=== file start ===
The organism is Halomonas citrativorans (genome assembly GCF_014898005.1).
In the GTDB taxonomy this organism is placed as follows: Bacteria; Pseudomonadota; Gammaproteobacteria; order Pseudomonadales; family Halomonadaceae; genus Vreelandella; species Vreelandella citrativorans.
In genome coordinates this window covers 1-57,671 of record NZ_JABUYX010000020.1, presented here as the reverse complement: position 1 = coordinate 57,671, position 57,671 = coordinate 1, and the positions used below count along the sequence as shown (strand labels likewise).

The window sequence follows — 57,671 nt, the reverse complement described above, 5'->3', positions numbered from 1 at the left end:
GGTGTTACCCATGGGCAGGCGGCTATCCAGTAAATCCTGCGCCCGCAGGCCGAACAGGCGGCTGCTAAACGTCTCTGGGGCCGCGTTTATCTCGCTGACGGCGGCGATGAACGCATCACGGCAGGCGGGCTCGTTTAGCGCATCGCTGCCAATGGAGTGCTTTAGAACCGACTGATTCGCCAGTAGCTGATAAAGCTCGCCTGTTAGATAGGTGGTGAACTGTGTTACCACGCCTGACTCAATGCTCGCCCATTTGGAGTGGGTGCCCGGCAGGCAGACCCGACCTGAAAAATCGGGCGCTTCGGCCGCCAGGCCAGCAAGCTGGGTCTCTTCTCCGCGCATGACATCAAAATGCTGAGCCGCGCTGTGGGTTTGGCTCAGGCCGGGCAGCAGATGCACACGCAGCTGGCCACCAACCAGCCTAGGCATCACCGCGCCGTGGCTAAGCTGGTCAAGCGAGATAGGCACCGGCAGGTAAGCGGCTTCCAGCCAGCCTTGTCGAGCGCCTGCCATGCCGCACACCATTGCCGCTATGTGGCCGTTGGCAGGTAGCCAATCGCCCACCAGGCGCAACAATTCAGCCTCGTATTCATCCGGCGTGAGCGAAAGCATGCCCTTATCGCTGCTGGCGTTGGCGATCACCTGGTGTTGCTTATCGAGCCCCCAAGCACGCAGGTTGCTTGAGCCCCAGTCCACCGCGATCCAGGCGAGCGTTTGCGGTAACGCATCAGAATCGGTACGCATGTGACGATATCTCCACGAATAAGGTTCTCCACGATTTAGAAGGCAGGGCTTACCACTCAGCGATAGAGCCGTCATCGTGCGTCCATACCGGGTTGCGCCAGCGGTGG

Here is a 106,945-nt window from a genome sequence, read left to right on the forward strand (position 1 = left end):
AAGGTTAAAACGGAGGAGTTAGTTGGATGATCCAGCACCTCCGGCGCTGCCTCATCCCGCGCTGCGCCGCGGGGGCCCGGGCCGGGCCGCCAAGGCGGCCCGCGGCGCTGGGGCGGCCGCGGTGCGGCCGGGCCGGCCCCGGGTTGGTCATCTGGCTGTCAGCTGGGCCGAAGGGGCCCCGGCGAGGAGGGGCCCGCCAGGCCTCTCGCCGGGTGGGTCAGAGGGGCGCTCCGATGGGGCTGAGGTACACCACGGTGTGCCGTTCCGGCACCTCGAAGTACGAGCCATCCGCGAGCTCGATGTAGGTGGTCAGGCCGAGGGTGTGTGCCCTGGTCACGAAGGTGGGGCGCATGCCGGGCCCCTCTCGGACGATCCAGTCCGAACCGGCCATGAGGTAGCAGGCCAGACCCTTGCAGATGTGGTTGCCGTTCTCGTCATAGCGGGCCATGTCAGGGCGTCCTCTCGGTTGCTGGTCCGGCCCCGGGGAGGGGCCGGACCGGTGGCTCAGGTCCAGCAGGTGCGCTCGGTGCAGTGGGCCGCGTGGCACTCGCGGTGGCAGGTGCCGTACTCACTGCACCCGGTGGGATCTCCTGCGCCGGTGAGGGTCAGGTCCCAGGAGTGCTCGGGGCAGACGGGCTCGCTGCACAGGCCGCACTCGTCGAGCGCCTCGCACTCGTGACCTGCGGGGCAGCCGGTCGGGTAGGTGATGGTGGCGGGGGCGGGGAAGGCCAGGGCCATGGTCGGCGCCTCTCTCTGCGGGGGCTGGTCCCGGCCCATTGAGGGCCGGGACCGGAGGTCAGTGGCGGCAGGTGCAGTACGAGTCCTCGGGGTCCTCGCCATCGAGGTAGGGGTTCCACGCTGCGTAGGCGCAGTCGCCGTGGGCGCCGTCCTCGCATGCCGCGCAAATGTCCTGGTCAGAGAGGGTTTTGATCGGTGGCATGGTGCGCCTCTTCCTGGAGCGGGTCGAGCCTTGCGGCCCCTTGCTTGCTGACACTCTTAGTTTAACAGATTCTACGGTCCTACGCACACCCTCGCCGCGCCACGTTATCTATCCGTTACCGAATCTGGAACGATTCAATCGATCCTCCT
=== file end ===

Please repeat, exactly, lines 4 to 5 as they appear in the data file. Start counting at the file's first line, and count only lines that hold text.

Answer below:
The window sequence follows — 57,671 nt, the reverse complement described above, 5'->3', positions numbered from 1 at the left end:
GGTGTTACCCATGGGCAGGCGGCTATCCAGTAAATCCTGCGCCCGCAGGCCGAACAGGCGGCTGCTAAACGTCTCTGGGGCCGCGTTTATCTCGCTGACGGCGGCGATGAACGCATCACGGCAGGCGGGCTCGTTTAGCGCATCGCTGCCAATGGAGTGCTTTAGAACCGACTGATTCGCCAGTAGCTGATAAAGCTCGCCTGTTAGATAGGTGGTGAACTGTGTTACCACGCCTGACTCAATGCTCGCCCATTTGGAGTGGGTGCCCGGCAGGCAGACCCGACCTGAAAAATCGGGCGCTTCGGCCGCCAGGCCAGCAAGCTGGGTCTCTTCTCCGCGCATGACATCAAAATGCTGAGCCGCGCTGTGGGTTTGGCTCAGGCCGGGCAGCAGATGCACACGCAGCTGGCCACCAACCAGCCTAGGCATCACCGCGCCGTGGCTAAGCTGGTCAAGCGAGATAGGCACCGGCAGGTAAGCGGCTTCCAGCCAGCCTTGTCGAGCGCCTGCCATGCCGCACACCATTGCCGCTATGTGGCCGTTGGCAGGTAGCCAATCGCCCACCAGGCGCAACAATTCAGCCTCGTATTCATCCGGCGTGAGCGAAAGCATGCCCTTATCGCTGCTGGCGTTGGCGATCACCTGGTGTTGCTTATCGAGCCCCCAAGCACGCAGGTTGCTTGAGCCCCAGTCCACCGCGATCCAGGCGAGCGTTTGCGGTAACGCATCAGAATCGGTACGCATGTGACGATATCTCCACGAATAAGGTTCTCCACGATTTAGAAGGCAGGGCTTACCACTCAGCGATAGAGCCGTCATCGTGCGTCCATACCGGGTTGCGCCAGCGGTGG